October 1, 2006 (Vol. 26, No. 17)

Elizabeth Lipp

Technique is Finding Niche in Real-Time

Although PCR technology is nearly a quarter of a century old, scientists not only use it but depend on it, particularly in the areas of gene expression and microarray processes. Researchers discussed the latest advances in PCR at Cambridge Healthtech’s “Quantitative PCR” conference held recently in San Diego.

Microarrays are moving to the fore as the preferred way to perform parallel measurements of relative expression levels of large numbers of genes among different samples. One problem, however, is the fact that microarrays are notorious for suffering from systematic errors that diminish measured expression ratios below their true values. Agilent Technologies (www.agilent.com) has developed a way to use the combination of external spike-in RNA standards and a commercial direct mRNA assay (called the QuantiGene assay) to objectively optimize both microarray production methods and sample processing methods.

“It’s becoming popular and it’s about to become a lot more popular,” said Paul Wolber, integrating manager, microarray QC development at Agilent. “On September 10, a series of papers is going to be published in Nature Biotechnology that does a cross-platform comparison of all the major microarray and confirmation mRNA measurement technologies.””

Agilent is reversing the methods that pharmaceutical companies use to validate a particular target gene. “We’ve adopted a feedback method,” said Wolber. “If quantitative PCR (qPCR) methods are getting a result, we do two things to reduce the numbers of false positives and false negatives from an initial microarray screen.

“First, we validate the microarray results for certain genes via Quantigene under a variety of microarray processing conditions. Since Quantigene has been cross-validated with qPCR, this also serves to validate on that method.

“Next, we look at the behavior of a series of spiked-in mRNAs, which are basically a part of the gene,” said Wolber. “We use a set of targets derived from human adenovirus. We make mRNA synthetically in a traceable manner, then add known amounts of the various targets to real samples. Once again, we observe how close the microarray comes to delivering the known correct result for the spiked-in targets, under a variety of microarray processing protocols. The desired result is to optimize the protocol. The answer you get has to equal what you’ve put in.”

The optimization projects have resulted in substantial improvements in the accuracy of expression ratio measurements and demonstrate the power of orthogonal analytic methods to guide further advances in microarray technology. “There will be plenty of opportunities for mRNAs to help out PCRs,” Wolber added. “What we’re seeing is the co-evolution of two methodologies, where one can be used to help the other.”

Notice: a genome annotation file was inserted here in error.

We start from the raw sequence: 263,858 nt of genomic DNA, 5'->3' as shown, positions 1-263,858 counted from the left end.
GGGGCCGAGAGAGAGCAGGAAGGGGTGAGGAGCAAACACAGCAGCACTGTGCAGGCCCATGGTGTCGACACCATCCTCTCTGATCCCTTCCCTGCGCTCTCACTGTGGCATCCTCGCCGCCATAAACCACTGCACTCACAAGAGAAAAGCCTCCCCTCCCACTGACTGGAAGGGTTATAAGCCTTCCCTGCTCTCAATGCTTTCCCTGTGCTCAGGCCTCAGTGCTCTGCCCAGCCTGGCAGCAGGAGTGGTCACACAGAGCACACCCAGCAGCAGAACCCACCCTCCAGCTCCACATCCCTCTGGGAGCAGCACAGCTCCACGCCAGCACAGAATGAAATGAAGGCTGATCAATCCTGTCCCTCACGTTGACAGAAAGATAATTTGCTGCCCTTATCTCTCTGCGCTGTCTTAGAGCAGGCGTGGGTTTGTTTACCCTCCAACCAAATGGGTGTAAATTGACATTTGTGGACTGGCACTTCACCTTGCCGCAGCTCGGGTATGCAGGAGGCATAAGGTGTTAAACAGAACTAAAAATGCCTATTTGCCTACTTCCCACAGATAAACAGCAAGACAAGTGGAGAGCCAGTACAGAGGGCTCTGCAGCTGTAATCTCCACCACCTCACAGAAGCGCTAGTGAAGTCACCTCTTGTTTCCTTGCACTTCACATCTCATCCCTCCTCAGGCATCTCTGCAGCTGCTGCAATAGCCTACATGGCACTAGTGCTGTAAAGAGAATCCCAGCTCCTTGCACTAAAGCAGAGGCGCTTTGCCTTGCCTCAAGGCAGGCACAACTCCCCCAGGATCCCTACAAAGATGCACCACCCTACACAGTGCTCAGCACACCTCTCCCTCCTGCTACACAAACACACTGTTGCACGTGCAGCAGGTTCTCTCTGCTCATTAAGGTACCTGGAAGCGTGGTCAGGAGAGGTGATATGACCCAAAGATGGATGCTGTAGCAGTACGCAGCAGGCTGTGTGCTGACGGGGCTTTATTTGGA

Multiplexed qPCR

Joe Monforte, CSO of testing and discovery at Althea Technologies (www.altheatech.com), noted that, currently, qPCR using real-time methods has one rather severe limiting factor in multiplexing capability. “While it’s conceivable to develop 5-plexes for gene-expression analysis where quantitation needs to be highly accurate, the practical limitation is a 2-plex. One gene plus one control.”

Partnering with Beckman Coulter (www.beckman.com), Althea Technologies developed an alternative strategy that enables high levels of qPCR for gene-expression analysis, called GeXP. “GeXP makes use of a novel, universal priming strategy and end-point PCR to multiplex 20–35 genes in a single PCR reaction,” explained Monforte. “It yields highly quantitative readout using fluorescence-based capillary electrophoresis systems.”

One particular application stands out. “We have several targeted programs in oncology,” Monforte noted. “Gene expression is a beautiful way to differentiate and diagnose in cancer. The problem is that one gene doesn’t give you your answer. Cancer is triggered by changes in multiple genes, and that’s where multiplexing becomes important; you need to be able to measure larger sets of genes and with GeXP, you have the capability of running as many as 35 genes at once.”

And the applications for this system are broad. “We have customers doing gene-expression-based molecular diagnostics, microarray data validation, and molecular toxicology and immune-panel studies. The research applications are all over the map,” noted Monforte.

Quantifying mRNA Expression in Real-time

Nanogen (www.nanogen.com) is a diagnostic company, and virtually all we do is based around PCR technology,” said Walt Mahoney, vp of R&D at Nanogen.

Nanogen’s MGB Probe Systems can be substituted for any gene expression assay using other probe and primer chemistries. MGB Probe Systems are short, highly reproducible, produce efficient PCR, and generate linear standard curves, which enables sensitive and accurate gene expression quantitation applications.

Our array system, also PCR-based, is a companion technology that permits higher multiplex than convenient by real-time PCR.”

Like many other companies, Nanogen has products in the qPCR arena. “PCR’s been around almost 20 years. Yet, only 15–20 percent of clinical labs employ molecular technologies. PCR has become critical to infectious disease diagnosis. An important area yet to develop will be the application of miRNA as it relates to cancer. Discoveries involving miRNA have developed over the last five years now,” Mahoney said. “miRNAs are very important expression regulatory elements that tie to cancer when these control mechanisms become deranged. Our technology involves looking at miRNAs and discovering how they can be used as diagnostic tools.

“An additional focus is the study of new markers that can provide a risk assessment as to developing disease or disease progression. Prognostics right now is the biggest stumbling block.”

Nucleic Acid Stabilization in qPCR Gene Analysis

To complement its current line of qPCR reagents and Mx™ QPCR Systems, Stratagene (www.stratagene.com) has developed a novel buffer for lysis of cells and stabilization of released nucleic acids. “We’ve created the SideStep™ method to keep RNA stable on the bench top,” said Lee Scott Basehore, senior research associate.